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Article
April 23, 1955

LIFE SITUATION, BEHAVIOR PATTERNS, AND RENAL EXCRETION OF FLUID AND ELECTROLYTES

Author Affiliations

New York

From the Department of Medicine of the New York Hospital and Cornell University Medical College. Dr. Schottstaedt is now at Oklahoma University School of Medicine, Oklahoma City, and Dr. Grace is now a major in the U. S. Army, Fort Knox, Ky.

JAMA. 1955;157(17):1485-1488. doi:10.1001/jama.1955.02950340015005
Abstract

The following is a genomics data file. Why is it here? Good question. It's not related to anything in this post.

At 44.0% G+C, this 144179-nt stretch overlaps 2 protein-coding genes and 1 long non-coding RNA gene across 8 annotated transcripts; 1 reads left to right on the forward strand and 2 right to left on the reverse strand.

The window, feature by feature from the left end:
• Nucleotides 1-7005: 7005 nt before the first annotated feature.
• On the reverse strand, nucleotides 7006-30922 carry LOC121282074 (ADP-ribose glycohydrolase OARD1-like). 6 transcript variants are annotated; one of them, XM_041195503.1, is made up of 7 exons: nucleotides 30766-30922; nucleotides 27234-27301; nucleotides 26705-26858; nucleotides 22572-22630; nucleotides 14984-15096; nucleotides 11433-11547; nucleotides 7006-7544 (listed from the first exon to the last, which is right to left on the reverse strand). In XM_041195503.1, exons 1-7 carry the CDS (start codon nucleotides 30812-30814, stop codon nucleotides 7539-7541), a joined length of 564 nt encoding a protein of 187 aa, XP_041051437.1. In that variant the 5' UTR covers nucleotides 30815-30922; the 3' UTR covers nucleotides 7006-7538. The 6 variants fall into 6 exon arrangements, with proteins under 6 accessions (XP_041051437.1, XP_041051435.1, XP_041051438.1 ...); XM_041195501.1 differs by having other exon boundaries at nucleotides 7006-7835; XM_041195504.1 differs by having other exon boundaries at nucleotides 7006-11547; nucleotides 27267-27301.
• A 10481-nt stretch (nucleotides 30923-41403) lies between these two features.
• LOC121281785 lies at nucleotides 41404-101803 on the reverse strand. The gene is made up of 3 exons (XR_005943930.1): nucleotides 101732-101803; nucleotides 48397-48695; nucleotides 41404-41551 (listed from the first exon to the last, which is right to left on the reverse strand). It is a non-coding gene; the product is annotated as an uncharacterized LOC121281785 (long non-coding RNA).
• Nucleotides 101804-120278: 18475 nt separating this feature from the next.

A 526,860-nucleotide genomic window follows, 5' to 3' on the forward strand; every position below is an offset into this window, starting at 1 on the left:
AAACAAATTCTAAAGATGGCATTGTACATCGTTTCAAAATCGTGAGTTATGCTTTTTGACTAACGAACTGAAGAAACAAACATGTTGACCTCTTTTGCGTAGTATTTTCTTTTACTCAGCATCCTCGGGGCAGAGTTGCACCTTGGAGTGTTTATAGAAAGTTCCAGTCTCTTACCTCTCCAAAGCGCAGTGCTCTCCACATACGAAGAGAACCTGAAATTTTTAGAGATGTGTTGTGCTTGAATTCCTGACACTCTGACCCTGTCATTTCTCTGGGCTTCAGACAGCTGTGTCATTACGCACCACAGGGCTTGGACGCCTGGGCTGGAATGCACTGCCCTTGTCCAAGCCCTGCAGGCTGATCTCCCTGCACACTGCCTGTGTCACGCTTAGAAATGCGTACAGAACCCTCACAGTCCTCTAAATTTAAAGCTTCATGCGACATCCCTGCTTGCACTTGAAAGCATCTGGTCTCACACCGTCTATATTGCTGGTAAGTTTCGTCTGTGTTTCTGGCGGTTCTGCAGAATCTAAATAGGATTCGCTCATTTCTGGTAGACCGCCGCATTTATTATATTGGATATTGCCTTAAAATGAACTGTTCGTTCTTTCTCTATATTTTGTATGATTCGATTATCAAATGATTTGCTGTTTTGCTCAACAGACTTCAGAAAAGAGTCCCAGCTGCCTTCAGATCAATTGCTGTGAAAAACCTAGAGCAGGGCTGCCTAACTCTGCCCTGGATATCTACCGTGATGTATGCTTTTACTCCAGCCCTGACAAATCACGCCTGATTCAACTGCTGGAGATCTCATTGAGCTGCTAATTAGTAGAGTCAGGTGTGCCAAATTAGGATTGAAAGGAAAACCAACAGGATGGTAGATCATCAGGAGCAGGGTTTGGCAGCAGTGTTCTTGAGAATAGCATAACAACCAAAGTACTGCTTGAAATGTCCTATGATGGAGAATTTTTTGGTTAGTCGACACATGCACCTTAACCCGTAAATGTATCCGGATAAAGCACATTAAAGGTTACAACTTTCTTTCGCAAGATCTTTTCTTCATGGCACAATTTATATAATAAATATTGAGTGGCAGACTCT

In a recent review, Homer Smith1 elegantly epitomized basic concepts relevant to renal function. He reaffirmed Claude Bernard's emphasis that the environment in which man lives is neither air nor water but the blood and body fluids that bathe all the tissues. This internal environment is characterized by an extraordinary constancy of composition, and it is by virtue of this fact that the animal achieves a free and independent life. Smith rates this concept of Claude Bernard's in importance with Darwin's concept of biological evolution. Indeed, the two ideas are linked, because the story of the evolution of the vertebrates is, in essence, the story of the evolution of the internal environment. It is the kidney that is charged with the maintenance of this environment, an operation that it carries out by the circuitous processes of glomerular filtration and tubular reabsorption. "Man's entire internal environment is, in fact, thrown

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